Senegal, on the coast of West Africa, has been something of a model of stability for a region known for its volatility. But this past week has brought protests and violence to Senegal after demonstrations over a presidential election this coming weekend led to clashes with riot police. We've got NPR's Ofeibea Quist-Arcton on the line from the capital Dakar to tell us what is going on there.

Good morning, Ofeibea.

Politics In The News

Feb 20, 2012



Let's talk more about where Rick Santorum stands and about his rivals, with NPR's national political correspondent Mara Liasson. Good morning.

MARA LIASSON, BYLINE: Good morning, Renee.

MONTAGNE: Now, we just heard from Sonari that Rick Santorum has surged in Michigan, and that would be, of course, Mitt Romney's native state. And that is one that Romney really cannot afford to lose. So what is he doing to stop Santorum, as of today, and what's it looking like?

All wars bring innovations — in weapons, and also in ways to repair the damage done. Penicillin is one of the more famous examples: It came into use as a treatment for troops in World War II.

The wars in Iraq and Afghanistan have brought their own breakthroughs, none more dramatic than the prosthetics that come close to giving back what has been lost. And big advances in treating grievous injuries have meant many more troops coming home alive.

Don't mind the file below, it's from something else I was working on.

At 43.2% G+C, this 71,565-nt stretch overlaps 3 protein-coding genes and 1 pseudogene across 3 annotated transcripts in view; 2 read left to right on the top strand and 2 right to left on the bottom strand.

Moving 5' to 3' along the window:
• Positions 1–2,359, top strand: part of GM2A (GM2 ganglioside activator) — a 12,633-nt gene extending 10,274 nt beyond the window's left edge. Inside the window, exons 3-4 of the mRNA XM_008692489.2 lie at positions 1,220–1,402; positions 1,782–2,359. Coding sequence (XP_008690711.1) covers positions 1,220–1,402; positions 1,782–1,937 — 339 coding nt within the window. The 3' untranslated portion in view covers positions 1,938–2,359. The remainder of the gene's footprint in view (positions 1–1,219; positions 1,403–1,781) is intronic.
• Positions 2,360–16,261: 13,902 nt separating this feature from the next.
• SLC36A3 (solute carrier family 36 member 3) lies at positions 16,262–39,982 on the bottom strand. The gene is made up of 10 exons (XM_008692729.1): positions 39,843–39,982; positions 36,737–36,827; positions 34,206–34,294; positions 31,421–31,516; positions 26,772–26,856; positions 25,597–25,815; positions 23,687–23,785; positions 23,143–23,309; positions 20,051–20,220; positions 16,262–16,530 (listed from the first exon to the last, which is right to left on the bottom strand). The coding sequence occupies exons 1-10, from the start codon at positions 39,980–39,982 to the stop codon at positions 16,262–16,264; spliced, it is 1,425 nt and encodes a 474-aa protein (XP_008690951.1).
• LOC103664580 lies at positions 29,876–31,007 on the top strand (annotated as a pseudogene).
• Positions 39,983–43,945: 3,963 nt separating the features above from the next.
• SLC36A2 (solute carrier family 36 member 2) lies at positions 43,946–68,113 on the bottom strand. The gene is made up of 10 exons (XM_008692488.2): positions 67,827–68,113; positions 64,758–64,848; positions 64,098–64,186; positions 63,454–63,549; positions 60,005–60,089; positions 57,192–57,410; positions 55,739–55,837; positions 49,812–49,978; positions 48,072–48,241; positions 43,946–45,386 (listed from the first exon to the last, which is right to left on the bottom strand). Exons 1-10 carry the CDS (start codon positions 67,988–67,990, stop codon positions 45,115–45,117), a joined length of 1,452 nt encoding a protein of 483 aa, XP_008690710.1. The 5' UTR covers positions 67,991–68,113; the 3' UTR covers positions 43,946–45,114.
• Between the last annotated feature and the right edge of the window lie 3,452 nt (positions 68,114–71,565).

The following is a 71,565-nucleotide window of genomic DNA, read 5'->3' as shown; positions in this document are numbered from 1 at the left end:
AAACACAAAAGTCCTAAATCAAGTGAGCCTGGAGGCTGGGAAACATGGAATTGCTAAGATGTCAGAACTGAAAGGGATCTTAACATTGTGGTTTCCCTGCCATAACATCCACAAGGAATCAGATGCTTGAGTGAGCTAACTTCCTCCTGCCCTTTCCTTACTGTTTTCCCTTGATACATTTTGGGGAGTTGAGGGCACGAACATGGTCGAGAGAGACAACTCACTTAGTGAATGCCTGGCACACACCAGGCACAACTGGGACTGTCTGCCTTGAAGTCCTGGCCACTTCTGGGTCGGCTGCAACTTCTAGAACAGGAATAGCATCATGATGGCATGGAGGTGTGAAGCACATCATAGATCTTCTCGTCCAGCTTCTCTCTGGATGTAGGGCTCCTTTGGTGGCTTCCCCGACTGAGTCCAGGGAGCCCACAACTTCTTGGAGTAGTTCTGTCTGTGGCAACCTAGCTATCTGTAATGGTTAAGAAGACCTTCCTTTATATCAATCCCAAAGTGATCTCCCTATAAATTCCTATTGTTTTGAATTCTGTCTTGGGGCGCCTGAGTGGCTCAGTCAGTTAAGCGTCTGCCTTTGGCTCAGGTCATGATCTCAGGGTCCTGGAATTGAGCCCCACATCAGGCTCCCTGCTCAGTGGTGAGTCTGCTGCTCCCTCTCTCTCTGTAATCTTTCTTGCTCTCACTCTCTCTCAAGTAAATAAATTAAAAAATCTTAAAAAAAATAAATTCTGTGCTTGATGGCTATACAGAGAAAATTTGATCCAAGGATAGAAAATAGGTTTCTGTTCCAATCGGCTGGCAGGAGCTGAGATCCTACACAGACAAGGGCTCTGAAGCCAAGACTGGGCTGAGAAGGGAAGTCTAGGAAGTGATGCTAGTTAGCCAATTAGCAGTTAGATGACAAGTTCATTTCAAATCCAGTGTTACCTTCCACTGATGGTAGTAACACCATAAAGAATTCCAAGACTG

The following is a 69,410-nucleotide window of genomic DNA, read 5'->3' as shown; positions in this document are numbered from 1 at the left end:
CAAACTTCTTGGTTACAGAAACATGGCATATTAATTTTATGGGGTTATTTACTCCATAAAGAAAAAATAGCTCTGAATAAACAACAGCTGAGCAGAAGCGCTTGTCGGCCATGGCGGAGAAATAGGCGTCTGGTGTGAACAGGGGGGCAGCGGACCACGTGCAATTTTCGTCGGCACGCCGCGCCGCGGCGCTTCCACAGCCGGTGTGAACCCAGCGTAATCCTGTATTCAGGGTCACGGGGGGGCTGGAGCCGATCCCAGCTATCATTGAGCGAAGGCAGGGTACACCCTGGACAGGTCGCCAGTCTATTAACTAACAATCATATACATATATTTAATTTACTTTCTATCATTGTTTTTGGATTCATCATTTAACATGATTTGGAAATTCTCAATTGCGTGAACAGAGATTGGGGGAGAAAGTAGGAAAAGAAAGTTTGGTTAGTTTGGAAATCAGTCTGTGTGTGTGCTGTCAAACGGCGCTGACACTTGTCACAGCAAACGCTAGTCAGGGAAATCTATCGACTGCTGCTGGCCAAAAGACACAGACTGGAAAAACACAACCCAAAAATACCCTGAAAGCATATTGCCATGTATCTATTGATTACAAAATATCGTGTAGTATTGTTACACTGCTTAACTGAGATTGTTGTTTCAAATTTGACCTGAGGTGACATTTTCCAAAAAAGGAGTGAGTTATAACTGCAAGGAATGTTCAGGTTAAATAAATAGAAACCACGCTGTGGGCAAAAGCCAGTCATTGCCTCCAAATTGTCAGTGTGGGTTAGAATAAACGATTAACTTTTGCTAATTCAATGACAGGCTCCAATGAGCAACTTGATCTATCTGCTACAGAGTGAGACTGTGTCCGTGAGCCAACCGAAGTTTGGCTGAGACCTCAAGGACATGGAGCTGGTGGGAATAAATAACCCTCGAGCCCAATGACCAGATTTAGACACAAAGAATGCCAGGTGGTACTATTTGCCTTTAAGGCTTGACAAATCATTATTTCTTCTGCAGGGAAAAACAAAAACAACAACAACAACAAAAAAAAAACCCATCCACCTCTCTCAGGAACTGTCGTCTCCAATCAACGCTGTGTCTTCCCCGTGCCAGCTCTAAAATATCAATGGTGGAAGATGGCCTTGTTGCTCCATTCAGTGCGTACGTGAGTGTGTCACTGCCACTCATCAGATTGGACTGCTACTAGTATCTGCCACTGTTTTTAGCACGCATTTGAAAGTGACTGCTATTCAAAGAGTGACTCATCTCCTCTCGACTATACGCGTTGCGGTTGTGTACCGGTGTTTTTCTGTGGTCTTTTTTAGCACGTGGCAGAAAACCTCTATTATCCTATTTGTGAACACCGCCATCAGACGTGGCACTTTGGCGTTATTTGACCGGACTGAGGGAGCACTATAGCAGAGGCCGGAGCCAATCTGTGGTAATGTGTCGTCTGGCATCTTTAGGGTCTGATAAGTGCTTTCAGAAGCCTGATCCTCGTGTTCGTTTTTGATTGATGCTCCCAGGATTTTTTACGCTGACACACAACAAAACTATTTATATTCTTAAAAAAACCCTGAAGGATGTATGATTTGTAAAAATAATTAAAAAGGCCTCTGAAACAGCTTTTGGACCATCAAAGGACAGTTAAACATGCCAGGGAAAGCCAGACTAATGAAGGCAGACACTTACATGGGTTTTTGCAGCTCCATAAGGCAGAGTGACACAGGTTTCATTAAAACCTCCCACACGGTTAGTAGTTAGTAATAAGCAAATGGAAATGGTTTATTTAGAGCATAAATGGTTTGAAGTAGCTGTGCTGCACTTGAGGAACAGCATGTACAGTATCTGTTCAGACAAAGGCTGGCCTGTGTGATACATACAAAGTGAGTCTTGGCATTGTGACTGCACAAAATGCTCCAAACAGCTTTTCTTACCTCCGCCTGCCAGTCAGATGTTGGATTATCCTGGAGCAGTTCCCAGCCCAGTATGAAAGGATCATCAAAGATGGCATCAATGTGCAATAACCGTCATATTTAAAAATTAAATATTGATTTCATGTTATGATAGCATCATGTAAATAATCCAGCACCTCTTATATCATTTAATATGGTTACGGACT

We're going to look now at American military strategy for the war in Afghanistan. There's been some confusion lately about whether American forces would end their combat mission sooner than planned and also about how long the U.S. will remain in Afghanistan. So to try to make sense of it all, we're joined by NPR Pentagon correspondent Tom Bowman.

Good morning.

TOM BOWMAN, BYLINE: Good morning, Renee.



It's MORNING EDITION, from NPR News. I'm Steve Inskeep.


And I'm Renee Montagne.

The Republican presidential primary season heads into another phase this week, as Colorado and Minnesota voters choose their candidates tomorrow. Over the weekend, Mitt Romney scored a huge victory in the Nevada caucuses, besting his closest rival, Newt Gingrich, by double digits.



The military-led government in Egypt, in a defiant gesture, says it will put on trial 19 Americans and some two dozen others, over work they've been doing to help Egypt in its transition to democracy. Those facing charges include the son of U.S. Transportation Secretary Ray LaHood, along with others working for nonprofits promoting civil society and good governance.

Politics In The News

Jan 30, 2012

The Republican Party holds its fourth presidential nominating contest tomorrow in Florida. Renee Montagne talks to NPR News Analyst Cokie Roberts about the week in politics.



The Oscar nominations were announced this morning, and leading the pack with 11 nominations is the 3D movie "Hugo." It's about a Paris street urchin who befriends one of the inventors of cinema. "Hugo" was nominated for best picture, best director and best adapted screenplay, among others. NPR's Neda Ulaby joins us to talk about the Oscar nominations, and good morning.

NEDA ULABY, BYLINE: Good morning.

MONTAGNE: What else was nominated for best picture?